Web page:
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We are without real substantiated reports on what exactly has been offered to Jake Gardiner since the free agent window opened one week ago, but the working idea that teams are reluctant to invest significant term in what could be the most impactful free agent remaining in the marketplace was, at least, supported on a recent discussion on NHL Tonight.
He mentions it somewhat in passing, so take it at face value, but NHL Network analyst E.J. Hradek does suggest that Gardiner hasn’t been given the option to sign a deal included with term of upwards of two seasons.
OK, if that is indeed the case, and it remains that way over the next few weeks or months, apparent reservations in the marketplace present Gardiner with an interesting decision — and perhaps an opportunity for the Toronto Maple Leafs. If he can’t secure the big-money contract, the height of his leverage seemingly undercut by his ailing back, what is it then that would appeal most to Gardiner in his efforts to recoup some value?
All along, the prevailing thought has been that Gardiner prefers staying in Toronto, and that he might even be willing to take a haircut to facilitate a return. But because the Maple Leafs have been stretched so thin in their efforts to lock up the core currently exiting entry level, and have essentially cycled out the pre-existing foundation of the roster already, it was just assumed that Gardiner would have priced himself out of Toronto.
Seeing the market cool, though, and having to wait on the multi-year offers valued at $6- and $7 million annually, does it give the Maple Leafs grounds to at least again entertain the thought? And for Gardiner, when does it come to a point where the financial concessions no longer outweigh the lure of returning, at least for one more season?
With Alexander Kerfoot and Cody Ceci officially assigned their values on new contracts brokered late last week following the Nazem Kadri trade, the Maple Leafs to some extent fulfilled their summer obligations — or at the very least presented themselves with a clearer picture. While they might yet wind up having to move out a body to financially satisfy Mitch Marner, the Leafs have left themselves in the neighbourhood of $9-10 million to re-sign the dynamic winger once Nathan Horton is placed on long-term injured reserve.
Providing the finishing touches on the roster will carve out a small amount of cap space as well to use in their roster management, but certainly not enough to house a contract for Gardiner, even with the most extreme hometown discount.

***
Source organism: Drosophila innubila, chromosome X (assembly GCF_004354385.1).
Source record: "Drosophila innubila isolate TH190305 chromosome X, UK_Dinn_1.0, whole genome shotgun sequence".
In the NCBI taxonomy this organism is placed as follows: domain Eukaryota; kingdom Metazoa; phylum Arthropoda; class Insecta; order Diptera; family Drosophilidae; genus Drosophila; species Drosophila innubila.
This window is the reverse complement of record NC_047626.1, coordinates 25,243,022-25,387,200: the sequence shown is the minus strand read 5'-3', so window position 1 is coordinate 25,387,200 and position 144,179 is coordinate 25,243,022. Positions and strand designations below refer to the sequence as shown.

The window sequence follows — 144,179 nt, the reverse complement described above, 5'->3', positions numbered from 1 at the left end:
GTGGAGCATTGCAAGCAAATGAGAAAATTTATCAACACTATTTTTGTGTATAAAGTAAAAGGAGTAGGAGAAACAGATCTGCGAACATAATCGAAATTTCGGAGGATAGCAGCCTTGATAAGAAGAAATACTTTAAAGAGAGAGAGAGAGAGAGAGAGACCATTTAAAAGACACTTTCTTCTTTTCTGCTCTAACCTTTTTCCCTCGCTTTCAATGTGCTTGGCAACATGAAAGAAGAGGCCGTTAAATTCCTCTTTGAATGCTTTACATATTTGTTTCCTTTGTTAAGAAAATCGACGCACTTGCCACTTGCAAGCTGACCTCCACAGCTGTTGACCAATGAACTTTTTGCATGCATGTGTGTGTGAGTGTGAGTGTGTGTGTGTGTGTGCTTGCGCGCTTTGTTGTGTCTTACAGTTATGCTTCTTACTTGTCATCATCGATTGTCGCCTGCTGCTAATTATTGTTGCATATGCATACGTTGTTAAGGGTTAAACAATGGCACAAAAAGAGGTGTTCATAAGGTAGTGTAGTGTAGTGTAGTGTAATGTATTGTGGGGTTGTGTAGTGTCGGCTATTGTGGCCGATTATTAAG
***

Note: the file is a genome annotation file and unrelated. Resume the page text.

But if Marner does agree before Gardiner offers his signature elsewhere, can the cap space that does remain, plus the little bit of money freed up from LTIR candidates and a few salaries donated to the minor leagues, present at least a starting point on negotiations with Gardiner?
Without some serious cap circumvention, or Marner signing up for a bridge deal, probably not. In all likelihood, entertaining Gardiner’s return would still require a trade. Unloading Ceci before he can earn his $4.5 million in blue and white seems to be the preference of most fans despite the possibility of him receiving sheltered minutes as the right-shot defender on their third pair. But unless the Leafs’ intent is to throw us off the scent, a trade involving Ceci doesn’t seem that likely; all indications so far are that the Leafs plan to use him.
Beyond the former Ottawa Senator, there appears to be few options to consider when looking to free up cap space in the immediate term due to the have and have-not structure that makes up the Maple Leafs roster.
Even so, with mutual interest, tumbleweeds in the market and a player potentially willing to surrender some earning power, bringing Gardiner back doesn’t seem as farfetched as it once did now a week into free agency.
In a perfect scenario, and in stark contrast to paying a premium to achieve positional optimization while incrementally improving the blue line, the Leafs let Gardiner re-establish his value in a unit that now includes Tyson Barrie in addition to Morgan Rielly, Jake Muzzin and Travis Dermott.
Assessing the Maple Leafs’ offseason work would be far more favourable should Gardiner be kept in the fold.
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